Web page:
A move by personal credit score provider FICO to leave out or discount medical debt from its scores will boost the credit ratings of many borrowers, while helping lenders to better assess risk.
Moreover, FICO won’t consider past overdue bills borrowers have already paid, the Wall Street Journal reported Friday. The new score will be available to lenders through U.S. credit reporting agencies starting this fall, FICO said.
Lenders have become extremely wary of any blemishes on borrowers’ credit scores, following the economy-crippling sub-prime mortgage crisis of the late 2000s, where banks wrote predatory adjustable rate mortgages for years to people who were not creditworthy. As the house of cards collapsed, their interest rates shot up to levels they couldn’t pay.
With FICO’s new rules, negotiated between lending groups and the U.S. Consumer Financial Protection Bureau (CFPB), that era of tight lending practices could be coming to an end — increasing the chances that borrowers will get their loan applications approved or pay lower interest rates.
The FICO change comes after the CFPB said in a report this year that credit scores overly penalize people with medical debt compared to other types of debt.
"Given the critical role that credit scores play in consumers' lives, we welcome steps by industry to adjust how it weighs medical debt in order to be as precise as possible in predicting the creditworthiness of a consumer," a CFPB spokesman said on Friday.
In the previous arrangement, after a debt collector calls, a consumer might pay the debt immediately but still take a hit to his or her credit score, according to the CFPB.
The new scoring system will do a better job of identifying risky borrowers and help sub-prime lenders mitigate the risk of doing business with such borrowers, said John Ulzheimer, a credit expert and a former FICO employee.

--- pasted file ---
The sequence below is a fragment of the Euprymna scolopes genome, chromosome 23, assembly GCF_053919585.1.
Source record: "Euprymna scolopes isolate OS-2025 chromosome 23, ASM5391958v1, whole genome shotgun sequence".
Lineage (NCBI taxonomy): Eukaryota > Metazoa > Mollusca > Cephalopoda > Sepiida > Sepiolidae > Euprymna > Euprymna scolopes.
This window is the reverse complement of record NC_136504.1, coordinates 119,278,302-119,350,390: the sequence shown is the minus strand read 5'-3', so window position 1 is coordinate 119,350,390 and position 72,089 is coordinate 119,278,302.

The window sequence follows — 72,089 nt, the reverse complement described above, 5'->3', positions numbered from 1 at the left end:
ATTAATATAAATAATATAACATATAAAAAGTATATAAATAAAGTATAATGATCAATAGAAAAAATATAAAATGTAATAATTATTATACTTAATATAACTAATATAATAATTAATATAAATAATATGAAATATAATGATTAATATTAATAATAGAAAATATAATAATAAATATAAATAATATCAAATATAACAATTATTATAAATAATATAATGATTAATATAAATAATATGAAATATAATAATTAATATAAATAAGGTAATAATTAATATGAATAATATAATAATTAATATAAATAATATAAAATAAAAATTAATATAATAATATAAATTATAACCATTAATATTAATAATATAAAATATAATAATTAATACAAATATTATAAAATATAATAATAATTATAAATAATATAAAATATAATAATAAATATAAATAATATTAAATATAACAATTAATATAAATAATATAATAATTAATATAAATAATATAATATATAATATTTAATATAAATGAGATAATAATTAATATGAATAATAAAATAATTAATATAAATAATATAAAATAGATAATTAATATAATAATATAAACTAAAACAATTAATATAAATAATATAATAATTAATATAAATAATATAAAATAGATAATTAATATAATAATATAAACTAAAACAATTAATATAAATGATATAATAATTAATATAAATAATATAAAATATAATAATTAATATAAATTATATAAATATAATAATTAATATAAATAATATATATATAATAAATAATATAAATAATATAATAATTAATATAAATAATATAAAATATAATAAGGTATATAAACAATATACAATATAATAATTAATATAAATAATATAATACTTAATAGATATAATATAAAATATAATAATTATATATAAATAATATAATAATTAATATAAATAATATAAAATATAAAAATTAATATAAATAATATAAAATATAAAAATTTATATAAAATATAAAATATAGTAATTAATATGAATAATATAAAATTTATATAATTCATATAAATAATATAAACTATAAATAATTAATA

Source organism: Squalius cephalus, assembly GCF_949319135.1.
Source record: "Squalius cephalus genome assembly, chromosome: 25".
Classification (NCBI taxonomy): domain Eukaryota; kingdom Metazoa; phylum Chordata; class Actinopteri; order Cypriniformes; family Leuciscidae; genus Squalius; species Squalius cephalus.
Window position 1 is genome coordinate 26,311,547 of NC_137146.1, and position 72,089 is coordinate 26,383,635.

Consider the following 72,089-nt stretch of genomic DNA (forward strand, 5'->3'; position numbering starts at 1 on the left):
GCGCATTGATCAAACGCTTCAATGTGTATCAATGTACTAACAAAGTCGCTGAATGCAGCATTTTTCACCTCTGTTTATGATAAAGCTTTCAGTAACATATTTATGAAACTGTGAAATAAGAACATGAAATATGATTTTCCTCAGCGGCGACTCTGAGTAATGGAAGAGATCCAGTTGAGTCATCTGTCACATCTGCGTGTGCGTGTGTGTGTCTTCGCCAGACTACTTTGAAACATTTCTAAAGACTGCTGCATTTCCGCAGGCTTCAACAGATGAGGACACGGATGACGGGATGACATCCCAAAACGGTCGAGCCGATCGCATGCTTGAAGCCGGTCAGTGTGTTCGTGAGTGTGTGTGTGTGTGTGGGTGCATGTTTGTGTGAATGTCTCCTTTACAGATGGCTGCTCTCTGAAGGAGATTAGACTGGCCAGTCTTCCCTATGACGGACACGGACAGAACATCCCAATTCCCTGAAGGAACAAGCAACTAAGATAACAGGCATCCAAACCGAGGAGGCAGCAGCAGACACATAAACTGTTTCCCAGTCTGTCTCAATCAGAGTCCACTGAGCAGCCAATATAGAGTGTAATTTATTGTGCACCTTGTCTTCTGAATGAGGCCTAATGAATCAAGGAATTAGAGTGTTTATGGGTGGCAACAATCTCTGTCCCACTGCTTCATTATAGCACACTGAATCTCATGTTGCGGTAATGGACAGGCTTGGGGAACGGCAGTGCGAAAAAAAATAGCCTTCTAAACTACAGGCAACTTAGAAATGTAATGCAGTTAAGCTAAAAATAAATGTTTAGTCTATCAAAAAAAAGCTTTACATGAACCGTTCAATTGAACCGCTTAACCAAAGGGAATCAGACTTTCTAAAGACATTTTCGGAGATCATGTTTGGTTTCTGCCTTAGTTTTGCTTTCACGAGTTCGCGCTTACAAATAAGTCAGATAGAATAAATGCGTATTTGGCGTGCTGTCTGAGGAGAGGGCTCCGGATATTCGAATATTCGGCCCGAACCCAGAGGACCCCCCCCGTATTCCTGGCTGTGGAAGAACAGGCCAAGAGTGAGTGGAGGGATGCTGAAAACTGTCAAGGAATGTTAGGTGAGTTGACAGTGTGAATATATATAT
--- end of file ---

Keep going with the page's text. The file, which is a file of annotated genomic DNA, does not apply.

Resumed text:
"I am not exactly sure what impact this is going to have on sub-prime lenders, because for the score to be meaningful to the customers, the lenders have to actually start using that score," Ulzheimer said.
When calculating credit risk, the credit scoring company, formerly known as Fair Isaac Corp, said on Thursday that it would ignore overdue medical payments and other bills that have already been resolved.
Medical debt represents about half of the debts that go to collections in the United States, according to the Federal Reserve.
More than a third of Americans have had a collections agency after them, according to a recent Urban Institute study. According to the Wall Street Journal, the number is about 64 million, citing Experian, another credit-rating group.
The new model will also discount overdue medical payments yet to be made under the new scoring model, helping improve the median FICO score by 25 points for consumers who mainly have unpaid medical debts, the company said in a statement.
Consumers end up with medical debt for different reasons than they incur other debt, such as home loans or credit card debt. For starters, it’s involuntary. Incurring debt due to severe, expensive illness or injury isn’t the same as buying an unaffordable sports car.
With medical debt, sometimes borrowers don’t realize their insurance companies haven’t paid the entirety of their bill, and their arrears get kicked over to collections agencies that won’t take no for an answer.
The FICO score changes will address that by weighing medical debt less heavily than unpaid credit card debt and other collection information, according to the statement.
Al Jazeera and Reuters